Foods To Help Reduce Edema/Swelling

Diet can be a truly powerful tool. Each time we eat, we are either nourishing and  supporting our bodies, or we are doing a bit of damage. Using food as a healing tool can be very powerful. My daughter used to suffer from chronic illness as a child, and through dietary changes, she is now thriving and extremely healthy. If you suffer from edema/swelling, there are some foods you should avoid, and some foods you can add, to get yourself back to balance.

Foods to add: Foods that have diuretic properties will help to reduce the amount of fluid your body holds on to. Watermelon, asparagus, parsley, beets, grapes, green beans, leafy greens, cucumbers, pineapples, pumpkins, onions, leeks and garlic can all help to reduce the amount of swelling in your body. Incorporating several of these into a salad or smoothie each day may help to reduce the amount of fluid your body is retaining.

Foods to avoid: Anything that causes fluid retention should definitely be avoided if you are suffering from edema. Alcohol, caffeine, chocolate, dairy products, animal protein, dried shellfish, fried foods, gravies, olives, pickles, salt, soy sauce, tobacco, white flour and white sugar are all known to cause fluid retention. By avoiding these foods, you can help to limit the amount of fluid your body holds on to.

Although every body is different and different foods are good for some and bad for others, following these general guidelines can be helpful in reducing your swelling. Trying to avoid packaged/processed foods is always a good thing to help your body find balance. Practicing self-care with things like regular massage, sitting with your feet up and stretching can help to keep your circulation moving.

DISCLAIMER:  The information contained on this site is not provided by medical professionals and is provided for informational purposes only.  The information on this site is not meant to substitute consulting with your podiatrist, doctor or other health care professional. The information available on or through this site is in no way intended to diagnose, influence treatment or cure any foot or other health problems nor is it a substitute for the services or advice of a podiatrist, physician, or health professional.  You should always consult a physician licensed in your state in all matters relating to your health.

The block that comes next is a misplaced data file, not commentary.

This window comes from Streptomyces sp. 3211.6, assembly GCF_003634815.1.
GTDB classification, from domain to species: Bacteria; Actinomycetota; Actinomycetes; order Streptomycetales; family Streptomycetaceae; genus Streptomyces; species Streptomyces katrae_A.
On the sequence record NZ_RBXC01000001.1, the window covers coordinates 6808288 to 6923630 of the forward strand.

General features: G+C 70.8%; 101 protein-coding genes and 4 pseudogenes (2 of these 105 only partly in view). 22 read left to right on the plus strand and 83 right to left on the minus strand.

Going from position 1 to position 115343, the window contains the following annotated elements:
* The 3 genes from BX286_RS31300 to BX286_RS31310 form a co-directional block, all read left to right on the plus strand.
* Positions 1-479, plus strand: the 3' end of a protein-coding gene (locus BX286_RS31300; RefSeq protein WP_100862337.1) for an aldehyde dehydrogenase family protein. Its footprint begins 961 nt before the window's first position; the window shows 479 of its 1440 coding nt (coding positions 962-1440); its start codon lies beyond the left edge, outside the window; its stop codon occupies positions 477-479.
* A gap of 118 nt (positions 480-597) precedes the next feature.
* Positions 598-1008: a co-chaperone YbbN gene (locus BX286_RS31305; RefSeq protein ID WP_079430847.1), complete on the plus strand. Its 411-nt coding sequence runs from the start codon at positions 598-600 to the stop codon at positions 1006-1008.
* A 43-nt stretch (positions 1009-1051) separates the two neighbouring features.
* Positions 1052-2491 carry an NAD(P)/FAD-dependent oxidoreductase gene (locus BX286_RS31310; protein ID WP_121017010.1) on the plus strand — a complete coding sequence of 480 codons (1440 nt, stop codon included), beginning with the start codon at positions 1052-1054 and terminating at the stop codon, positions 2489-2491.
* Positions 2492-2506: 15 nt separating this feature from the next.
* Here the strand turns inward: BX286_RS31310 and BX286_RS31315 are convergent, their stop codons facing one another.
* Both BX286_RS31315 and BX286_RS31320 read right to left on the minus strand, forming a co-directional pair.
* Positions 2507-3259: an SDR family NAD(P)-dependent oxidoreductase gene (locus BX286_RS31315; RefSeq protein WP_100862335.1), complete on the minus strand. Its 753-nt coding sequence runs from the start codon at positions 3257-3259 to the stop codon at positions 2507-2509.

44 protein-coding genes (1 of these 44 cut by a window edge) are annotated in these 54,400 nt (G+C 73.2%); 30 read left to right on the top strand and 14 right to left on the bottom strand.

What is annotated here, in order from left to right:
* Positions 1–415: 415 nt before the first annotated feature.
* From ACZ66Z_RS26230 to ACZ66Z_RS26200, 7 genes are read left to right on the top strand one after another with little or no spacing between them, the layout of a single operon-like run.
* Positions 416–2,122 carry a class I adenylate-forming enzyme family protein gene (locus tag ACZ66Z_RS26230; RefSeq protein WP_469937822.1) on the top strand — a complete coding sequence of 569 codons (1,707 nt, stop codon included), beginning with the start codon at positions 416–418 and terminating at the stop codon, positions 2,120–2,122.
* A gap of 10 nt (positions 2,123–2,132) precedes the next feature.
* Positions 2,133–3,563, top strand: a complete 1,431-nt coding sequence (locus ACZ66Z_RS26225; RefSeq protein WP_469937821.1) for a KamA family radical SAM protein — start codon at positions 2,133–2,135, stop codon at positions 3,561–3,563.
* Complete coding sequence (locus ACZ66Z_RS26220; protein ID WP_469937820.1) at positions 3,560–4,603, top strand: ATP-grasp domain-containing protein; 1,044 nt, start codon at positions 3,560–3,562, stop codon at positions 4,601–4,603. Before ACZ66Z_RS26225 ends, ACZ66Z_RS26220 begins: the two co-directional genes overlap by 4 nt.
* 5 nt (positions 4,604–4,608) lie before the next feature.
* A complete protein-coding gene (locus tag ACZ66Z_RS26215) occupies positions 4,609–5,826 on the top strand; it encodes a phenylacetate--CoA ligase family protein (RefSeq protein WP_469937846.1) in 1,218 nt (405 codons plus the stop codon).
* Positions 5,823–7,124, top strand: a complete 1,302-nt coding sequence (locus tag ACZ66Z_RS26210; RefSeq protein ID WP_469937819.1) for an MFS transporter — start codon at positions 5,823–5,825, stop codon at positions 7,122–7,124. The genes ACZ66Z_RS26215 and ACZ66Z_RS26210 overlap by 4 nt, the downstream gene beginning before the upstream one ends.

Are You Deficient In Iodine? You May Be At Risk…

Iodine deficiency is a silent epidemic. Iodine is typically found in iodized table salt and in sea vegetables. In the American culture, we have decreased our use of table salt and eat almost no sea vegetables. As a result, there is an alarmingly high amount of Americans who unknowingly suffer from iodine deficiency.

Iodine is essential and especially crucial for brain development in children. It also plays a central role in healthy function of your thyroid gland. Inadequate iodine intake can lead to weight gain, depression, decreased energy, various cancers and heart disease! As you can see it is crucial to ensure that your body is getting sufficient iodine intake.

Adding sea vegetables into your diet is a great way to boost your iodine intake without having to increase your sodium intake. In our house, I sprinkle dulse or kelp granules on many of our meals to ensure we are getting adequate iodine intake. Sushi rolls are also a great way to increase your sea vegetable intake. I also use kombu when cooking beans or grains, which adds iodine and makes them easier to digest. If you choose to use salt as a source of iodine, be sure to use iodized salt.

The following are a few great food based items that you can incorporate into your diet to naturally boost your iodine intake:

DISCLAIMER:  The information contained on this site is not provided by medical professionals and is provided for informational purposes only.  The information on this site is not meant to substitute consulting with your podiatrist, doctor or other health care professional. The information available on or through this site is in no way intended to diagnose, influence treatment or cure any foot or other health problems nor is it a substitute for the services or advice of a podiatrist, physician, or health professional.  You should always consult a physician licensed in your state in all matters relating to your health.